Biological and Chemical Warfare

G.C. Odendaal


1. Chemical and biological warfare is very old indeed, at least 2 000 years old. The arsenal consists of poison tipped arrows and darts, as well as toxins found in certain wood fibres that were used to incapacitate fish in streams. Armies laying seige to cities would catapalt corpses and entrails over the walls to induce a plaque and defecate into wells and water supplies. The Romans tilted salt into the soils of Carthage to prevent Carthage from ever becoming a threat to them in the future - either militarily or economically.

2. Since World War II, bacteriological and chemical weapons have become an increasing possibility. But because there is no clear evidence that these agents have ever been used as modern military weapons, discussions of their characteristics and potential threat have to draw heavily upon experimental field and laboratory data, and on studies of naturally occurring outbreaks of epidemics of infectious disease, rather than on direct battlefield experience. The potential importance of biological agents in warfare can be sensed when one remembers that infectious disease even as recently as World War II caused numerous casualties.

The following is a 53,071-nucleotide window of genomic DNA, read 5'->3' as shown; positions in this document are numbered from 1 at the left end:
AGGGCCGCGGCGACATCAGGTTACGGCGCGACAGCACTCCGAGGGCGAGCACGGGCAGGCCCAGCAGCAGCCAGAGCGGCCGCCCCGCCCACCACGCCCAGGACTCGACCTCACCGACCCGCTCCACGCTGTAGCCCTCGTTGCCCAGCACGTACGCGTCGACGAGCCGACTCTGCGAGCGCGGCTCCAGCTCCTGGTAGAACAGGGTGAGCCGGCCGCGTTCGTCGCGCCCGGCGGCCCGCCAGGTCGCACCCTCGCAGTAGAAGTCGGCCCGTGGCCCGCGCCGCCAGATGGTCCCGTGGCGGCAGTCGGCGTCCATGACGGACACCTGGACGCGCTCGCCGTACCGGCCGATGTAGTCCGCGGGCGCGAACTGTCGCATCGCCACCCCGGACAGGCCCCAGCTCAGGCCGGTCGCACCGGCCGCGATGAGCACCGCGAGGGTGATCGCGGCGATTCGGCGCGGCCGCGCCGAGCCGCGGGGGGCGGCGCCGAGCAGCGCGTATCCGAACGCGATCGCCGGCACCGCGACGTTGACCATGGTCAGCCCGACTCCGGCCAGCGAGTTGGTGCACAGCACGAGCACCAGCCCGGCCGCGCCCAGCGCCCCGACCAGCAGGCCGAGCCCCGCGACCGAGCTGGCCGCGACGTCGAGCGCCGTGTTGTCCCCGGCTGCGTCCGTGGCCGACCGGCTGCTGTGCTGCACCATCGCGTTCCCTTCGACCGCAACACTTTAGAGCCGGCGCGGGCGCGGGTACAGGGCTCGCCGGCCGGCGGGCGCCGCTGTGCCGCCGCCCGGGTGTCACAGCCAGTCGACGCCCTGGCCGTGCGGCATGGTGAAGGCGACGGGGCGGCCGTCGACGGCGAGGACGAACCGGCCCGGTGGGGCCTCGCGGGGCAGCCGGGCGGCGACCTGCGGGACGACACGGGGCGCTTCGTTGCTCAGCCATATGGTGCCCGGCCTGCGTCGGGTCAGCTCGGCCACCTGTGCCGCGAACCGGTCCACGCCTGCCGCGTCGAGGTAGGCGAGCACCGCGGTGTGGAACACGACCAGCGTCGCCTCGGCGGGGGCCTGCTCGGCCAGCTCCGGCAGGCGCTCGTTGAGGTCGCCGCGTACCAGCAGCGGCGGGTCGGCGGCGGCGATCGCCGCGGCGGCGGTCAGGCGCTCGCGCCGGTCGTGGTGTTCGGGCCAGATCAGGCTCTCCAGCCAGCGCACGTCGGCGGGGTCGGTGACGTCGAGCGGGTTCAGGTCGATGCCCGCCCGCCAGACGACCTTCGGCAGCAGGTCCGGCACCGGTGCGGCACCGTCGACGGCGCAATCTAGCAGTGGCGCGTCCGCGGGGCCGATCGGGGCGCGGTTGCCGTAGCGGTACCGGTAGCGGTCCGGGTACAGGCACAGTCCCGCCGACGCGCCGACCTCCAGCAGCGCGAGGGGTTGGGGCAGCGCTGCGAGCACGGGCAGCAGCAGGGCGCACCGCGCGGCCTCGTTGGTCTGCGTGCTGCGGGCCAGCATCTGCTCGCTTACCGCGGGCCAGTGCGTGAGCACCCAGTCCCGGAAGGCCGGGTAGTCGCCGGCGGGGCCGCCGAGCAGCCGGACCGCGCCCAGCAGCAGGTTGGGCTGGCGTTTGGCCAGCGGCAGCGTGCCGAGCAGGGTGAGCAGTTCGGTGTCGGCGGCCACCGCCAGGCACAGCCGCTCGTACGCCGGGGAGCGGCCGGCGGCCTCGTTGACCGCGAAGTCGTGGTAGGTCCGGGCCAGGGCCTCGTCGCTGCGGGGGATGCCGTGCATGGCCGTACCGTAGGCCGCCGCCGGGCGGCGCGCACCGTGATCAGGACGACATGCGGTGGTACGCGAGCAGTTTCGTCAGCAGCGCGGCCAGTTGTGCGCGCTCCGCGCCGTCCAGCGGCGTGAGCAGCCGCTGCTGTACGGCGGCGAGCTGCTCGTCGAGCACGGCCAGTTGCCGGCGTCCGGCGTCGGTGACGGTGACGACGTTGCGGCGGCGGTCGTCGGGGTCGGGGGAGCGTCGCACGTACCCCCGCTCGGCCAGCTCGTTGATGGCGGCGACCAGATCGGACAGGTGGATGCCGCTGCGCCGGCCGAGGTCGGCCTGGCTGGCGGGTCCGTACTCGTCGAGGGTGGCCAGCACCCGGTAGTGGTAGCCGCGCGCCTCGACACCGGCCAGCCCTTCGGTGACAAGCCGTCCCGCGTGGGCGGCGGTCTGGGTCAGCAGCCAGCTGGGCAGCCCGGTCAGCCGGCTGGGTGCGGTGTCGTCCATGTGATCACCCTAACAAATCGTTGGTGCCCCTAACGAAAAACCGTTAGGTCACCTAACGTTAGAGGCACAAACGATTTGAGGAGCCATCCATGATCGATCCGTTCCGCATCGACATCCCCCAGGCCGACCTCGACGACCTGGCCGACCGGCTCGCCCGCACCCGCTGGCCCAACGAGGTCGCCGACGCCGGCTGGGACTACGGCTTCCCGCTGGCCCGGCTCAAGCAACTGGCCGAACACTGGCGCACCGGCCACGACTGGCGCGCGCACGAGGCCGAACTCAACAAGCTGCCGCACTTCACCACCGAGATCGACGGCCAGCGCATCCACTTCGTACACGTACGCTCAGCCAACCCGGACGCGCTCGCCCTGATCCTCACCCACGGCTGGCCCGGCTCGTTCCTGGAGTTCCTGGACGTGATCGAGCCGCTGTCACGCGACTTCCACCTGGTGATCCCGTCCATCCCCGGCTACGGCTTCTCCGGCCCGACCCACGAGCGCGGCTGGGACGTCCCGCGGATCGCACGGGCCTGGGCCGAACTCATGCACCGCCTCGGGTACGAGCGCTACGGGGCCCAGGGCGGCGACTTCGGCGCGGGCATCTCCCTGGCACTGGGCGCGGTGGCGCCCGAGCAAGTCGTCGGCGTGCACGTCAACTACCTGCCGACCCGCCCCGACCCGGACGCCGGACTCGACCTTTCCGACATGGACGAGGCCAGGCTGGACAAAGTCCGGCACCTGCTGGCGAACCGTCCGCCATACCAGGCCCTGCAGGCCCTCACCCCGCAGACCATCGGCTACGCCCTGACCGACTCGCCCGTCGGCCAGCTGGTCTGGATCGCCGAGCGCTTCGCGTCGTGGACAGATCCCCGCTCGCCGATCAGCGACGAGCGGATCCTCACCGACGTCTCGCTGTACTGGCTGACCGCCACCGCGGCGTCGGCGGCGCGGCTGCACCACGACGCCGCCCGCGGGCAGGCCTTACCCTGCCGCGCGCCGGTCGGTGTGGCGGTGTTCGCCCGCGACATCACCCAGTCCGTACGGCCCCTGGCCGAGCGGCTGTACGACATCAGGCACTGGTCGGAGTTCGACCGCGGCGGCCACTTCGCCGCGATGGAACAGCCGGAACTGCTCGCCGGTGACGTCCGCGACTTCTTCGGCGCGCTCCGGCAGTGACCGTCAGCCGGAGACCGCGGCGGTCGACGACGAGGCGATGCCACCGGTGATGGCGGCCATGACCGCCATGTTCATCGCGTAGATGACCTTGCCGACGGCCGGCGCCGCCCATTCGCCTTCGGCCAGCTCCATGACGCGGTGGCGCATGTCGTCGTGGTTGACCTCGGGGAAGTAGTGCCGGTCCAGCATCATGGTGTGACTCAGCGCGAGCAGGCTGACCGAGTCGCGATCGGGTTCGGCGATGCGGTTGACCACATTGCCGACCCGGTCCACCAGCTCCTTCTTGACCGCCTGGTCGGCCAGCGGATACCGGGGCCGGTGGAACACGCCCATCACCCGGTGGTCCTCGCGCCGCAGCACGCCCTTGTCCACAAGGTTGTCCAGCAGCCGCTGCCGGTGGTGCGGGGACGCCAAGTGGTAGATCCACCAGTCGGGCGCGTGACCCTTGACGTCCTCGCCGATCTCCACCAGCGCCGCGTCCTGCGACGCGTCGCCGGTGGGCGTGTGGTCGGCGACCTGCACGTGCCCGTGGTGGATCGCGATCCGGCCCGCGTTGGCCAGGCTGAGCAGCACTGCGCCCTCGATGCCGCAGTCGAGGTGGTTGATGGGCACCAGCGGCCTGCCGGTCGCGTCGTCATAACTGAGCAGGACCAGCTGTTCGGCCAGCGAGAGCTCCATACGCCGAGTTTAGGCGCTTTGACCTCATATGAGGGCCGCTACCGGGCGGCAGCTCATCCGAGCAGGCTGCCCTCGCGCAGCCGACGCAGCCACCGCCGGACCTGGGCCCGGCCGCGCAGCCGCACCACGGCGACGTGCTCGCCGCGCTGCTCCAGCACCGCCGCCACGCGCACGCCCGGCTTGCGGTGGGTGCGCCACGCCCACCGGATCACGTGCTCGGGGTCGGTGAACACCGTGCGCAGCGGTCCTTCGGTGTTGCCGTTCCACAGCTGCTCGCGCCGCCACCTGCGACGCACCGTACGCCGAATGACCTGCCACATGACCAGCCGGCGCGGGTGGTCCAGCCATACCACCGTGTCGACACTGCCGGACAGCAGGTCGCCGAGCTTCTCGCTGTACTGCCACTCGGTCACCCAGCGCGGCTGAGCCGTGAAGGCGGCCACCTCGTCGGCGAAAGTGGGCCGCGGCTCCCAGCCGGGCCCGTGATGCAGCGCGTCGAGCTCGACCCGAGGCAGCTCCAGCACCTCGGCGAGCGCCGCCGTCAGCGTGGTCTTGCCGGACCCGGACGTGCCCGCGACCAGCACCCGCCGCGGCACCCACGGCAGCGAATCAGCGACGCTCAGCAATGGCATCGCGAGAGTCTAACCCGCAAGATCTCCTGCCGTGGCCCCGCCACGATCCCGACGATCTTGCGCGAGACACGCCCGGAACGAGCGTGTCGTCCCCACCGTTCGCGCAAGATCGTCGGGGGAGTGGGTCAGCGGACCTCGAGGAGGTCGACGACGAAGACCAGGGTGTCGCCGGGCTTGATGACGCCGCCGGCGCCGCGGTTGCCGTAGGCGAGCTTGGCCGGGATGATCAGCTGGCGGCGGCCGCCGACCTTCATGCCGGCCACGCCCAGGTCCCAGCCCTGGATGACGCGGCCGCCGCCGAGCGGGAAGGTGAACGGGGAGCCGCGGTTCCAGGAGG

3. The greater threat posed by chemical weapons today derives from the discovery and manufacture of new, more toxic compounds. On the other hand, bacteriological agents already exist in nature and can be selected for use in warfare.

4. It would appear that chemical and biological agents have been used on a wide scale today as weapons of war, especially against the inhabitants of Afghanistan. These weapons are mainly being used by the Soviets and it can therefore be concluded that the use of chemical and biological weapons in Southern Africa cannot be ruled out.


Chemical and biological warfare; bacteriological and chemical weapons; World War II; infectious disease; bacteriological agents; chemical and biological agents

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